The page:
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U.S. threatens nations over world breastfeeding resolution, shocking health officials

Trump administration threatened Ecuador over its support of breastfeeding resolution

The United States pressured other countries to stop a resolution that promoted breastfeeding at the United Nations, according to the New York Times.

American officials only agreed to the resolution in Geneva when Russian Federation threw its support behind the resolution. Formula manufacturers' largest profits now come from developing countries, a trend the World Health Assembly's resolution hoped to combat.

The U.S. representatives were also unsuccessful affecting any real changes to statements on breast milk substitutes.

Breastfeeding remains the gold standard for infant nutrition across the world. Starting infants out on a substitute in a maternity ward can make breastfeeding more hard for mothers later. They also imply in their advertising that breastfeeding is what poor women do who don't know better.

A spokesperson for the Department of Health and Human Services, the lead agency in negotiations on the resolution, defended the USA opposition to the measure, saying that it would impede women's access to vital baby formula when breastfeeding is not an option.

The US State Department has refused to comment on the report. "We recognize not all women are able to breast-feed for a variety of reasons". The resolution was expected to pass easily, but USA delegates aimed to remove language that encouraged countries to "protect, promote and support breast-feeding" in an alleged alignment with baby formula manufacturers. "Many women need this option because of malnutrition and poverty", Trump tweeted Monday.

A Department of Health and Human Services spokesman told the Times the initial version of the resolution "placed unnecessary hurdles for mothers seeking to provide nutrition for their children". Despite having one of the lowest breastfeeding initiation rates among industrialized countries - it ranked 26th, according to the latest available data from the Organisation for Economic Co-operation and Development - breastfeeding rates in the USA improved nationwide and in almost every state between 2007 and 2016, according to the latest available CDC data.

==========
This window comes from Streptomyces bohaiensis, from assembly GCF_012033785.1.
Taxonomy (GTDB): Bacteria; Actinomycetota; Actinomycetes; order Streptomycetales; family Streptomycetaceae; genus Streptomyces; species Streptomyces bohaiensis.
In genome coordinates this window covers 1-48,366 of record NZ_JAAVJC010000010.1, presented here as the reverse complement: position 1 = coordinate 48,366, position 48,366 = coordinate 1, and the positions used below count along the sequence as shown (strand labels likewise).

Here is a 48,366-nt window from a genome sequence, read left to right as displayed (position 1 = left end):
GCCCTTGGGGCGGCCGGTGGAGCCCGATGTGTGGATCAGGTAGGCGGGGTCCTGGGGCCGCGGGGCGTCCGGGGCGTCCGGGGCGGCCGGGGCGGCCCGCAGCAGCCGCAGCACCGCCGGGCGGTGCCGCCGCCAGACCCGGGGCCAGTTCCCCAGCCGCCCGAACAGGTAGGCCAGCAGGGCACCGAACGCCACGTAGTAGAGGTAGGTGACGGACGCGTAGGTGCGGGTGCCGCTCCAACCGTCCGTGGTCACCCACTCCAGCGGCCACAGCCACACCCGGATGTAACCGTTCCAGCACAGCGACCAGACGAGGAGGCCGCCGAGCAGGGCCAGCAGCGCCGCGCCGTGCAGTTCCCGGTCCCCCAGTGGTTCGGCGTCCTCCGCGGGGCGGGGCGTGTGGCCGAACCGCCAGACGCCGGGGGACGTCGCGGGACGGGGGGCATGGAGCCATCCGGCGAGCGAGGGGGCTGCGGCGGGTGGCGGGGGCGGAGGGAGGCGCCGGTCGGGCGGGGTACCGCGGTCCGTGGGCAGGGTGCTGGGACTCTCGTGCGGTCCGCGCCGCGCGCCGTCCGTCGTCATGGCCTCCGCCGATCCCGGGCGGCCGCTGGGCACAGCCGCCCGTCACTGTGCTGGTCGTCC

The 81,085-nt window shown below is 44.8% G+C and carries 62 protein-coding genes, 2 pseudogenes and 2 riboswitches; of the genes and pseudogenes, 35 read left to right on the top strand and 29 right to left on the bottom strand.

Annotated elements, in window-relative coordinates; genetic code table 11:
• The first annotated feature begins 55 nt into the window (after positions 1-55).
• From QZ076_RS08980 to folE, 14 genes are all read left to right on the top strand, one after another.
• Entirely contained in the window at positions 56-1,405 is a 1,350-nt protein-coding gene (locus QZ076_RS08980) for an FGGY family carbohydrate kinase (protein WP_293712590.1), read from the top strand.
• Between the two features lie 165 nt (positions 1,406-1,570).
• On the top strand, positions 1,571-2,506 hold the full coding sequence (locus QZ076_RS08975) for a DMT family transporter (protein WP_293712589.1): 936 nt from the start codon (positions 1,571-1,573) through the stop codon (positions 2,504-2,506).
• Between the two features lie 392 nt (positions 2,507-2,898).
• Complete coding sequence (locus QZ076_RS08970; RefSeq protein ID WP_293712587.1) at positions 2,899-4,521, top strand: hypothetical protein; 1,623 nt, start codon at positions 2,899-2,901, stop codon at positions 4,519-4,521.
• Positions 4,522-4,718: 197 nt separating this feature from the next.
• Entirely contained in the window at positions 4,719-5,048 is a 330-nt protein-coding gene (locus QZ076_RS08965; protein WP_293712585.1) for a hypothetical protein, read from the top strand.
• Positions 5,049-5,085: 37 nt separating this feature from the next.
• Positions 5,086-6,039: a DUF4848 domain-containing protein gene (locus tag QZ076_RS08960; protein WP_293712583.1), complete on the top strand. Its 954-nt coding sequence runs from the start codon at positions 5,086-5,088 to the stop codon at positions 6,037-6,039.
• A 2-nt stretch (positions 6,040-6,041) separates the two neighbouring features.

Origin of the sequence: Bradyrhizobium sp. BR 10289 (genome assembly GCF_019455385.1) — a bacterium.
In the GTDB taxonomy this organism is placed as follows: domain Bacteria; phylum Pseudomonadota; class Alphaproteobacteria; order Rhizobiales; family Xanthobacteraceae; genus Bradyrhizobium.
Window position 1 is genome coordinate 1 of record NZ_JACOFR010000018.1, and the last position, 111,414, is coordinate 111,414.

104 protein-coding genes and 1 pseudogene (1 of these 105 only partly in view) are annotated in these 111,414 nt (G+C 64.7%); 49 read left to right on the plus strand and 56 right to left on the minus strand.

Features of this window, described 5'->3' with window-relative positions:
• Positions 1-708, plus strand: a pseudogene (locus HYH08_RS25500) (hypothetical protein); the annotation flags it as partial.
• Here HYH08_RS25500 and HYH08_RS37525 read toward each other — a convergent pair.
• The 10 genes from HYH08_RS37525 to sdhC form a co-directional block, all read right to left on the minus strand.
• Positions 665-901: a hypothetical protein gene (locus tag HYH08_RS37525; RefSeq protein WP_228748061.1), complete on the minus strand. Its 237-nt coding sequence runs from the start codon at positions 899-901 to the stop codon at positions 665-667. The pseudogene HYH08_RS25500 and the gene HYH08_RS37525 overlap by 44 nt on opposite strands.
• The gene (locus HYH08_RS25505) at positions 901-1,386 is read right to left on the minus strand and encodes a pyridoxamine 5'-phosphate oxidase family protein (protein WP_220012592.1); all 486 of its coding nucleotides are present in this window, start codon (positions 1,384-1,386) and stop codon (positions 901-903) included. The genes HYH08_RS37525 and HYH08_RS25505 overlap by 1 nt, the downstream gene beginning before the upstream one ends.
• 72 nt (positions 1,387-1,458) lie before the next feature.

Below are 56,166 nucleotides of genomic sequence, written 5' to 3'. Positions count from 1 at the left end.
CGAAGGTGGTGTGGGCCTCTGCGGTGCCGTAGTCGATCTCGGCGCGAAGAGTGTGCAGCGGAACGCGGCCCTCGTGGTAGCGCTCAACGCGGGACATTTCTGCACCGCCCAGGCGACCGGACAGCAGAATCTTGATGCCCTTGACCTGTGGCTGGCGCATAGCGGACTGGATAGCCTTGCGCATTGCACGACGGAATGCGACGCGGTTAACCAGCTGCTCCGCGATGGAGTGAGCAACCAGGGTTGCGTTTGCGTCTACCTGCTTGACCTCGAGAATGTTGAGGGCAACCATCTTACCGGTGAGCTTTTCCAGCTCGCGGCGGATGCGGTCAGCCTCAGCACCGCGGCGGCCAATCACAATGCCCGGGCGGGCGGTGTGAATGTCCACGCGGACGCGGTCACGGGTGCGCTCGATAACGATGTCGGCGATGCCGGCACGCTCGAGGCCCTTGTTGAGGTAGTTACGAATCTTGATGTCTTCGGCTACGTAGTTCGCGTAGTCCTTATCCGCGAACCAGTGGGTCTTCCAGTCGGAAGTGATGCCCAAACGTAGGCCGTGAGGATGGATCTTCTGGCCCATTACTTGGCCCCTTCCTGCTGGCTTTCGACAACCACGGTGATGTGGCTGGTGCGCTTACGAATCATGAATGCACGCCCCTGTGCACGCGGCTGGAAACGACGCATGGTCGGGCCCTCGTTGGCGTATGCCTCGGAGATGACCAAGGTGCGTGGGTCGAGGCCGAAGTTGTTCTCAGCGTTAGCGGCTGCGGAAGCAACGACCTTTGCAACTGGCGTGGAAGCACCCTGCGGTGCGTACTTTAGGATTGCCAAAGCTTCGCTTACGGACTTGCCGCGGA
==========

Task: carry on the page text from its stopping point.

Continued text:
"I don't think people thought about it very much", she said, "that... marketing could lead people to the extent... that you would actually have babies dying". "Neither is the availability of infant formula", said Sullivan.

"It is often sold over the counter - or in emergencies distributed as blanket donations - as if it's as safe as breastmilk, when that is not the case", she said. Millions of infants have safely consumed formula for decades.

Many American women agree, saying the cultural mandate to breastfeed no matter their personal circumstances and zealous hospital lactation programs is another example of how women's bodies are not their own to manage. According to UNICEF, "an exclusively breastfed child is 14 times less likely to die in the first six months than a non-breastfed child". In 2018, it grew 4%, particularly in low- and middle-income countries.

World Health Organization has long supported breastfeeding, and years of research has found breast milk to be healthier than other substitutes.

"There are major political, economic and social factors that shape breastfeeding patterns in global settings", Palmquist said.

But research has long shown that breastfeeding is the best way to nourish an infant, boost their immune system, prevent them from being sick or becoming overweight or obese and forge bonding between mother and child. So it's terribly important that they're marketed properly, and that's what WHO and all the health community want to happen.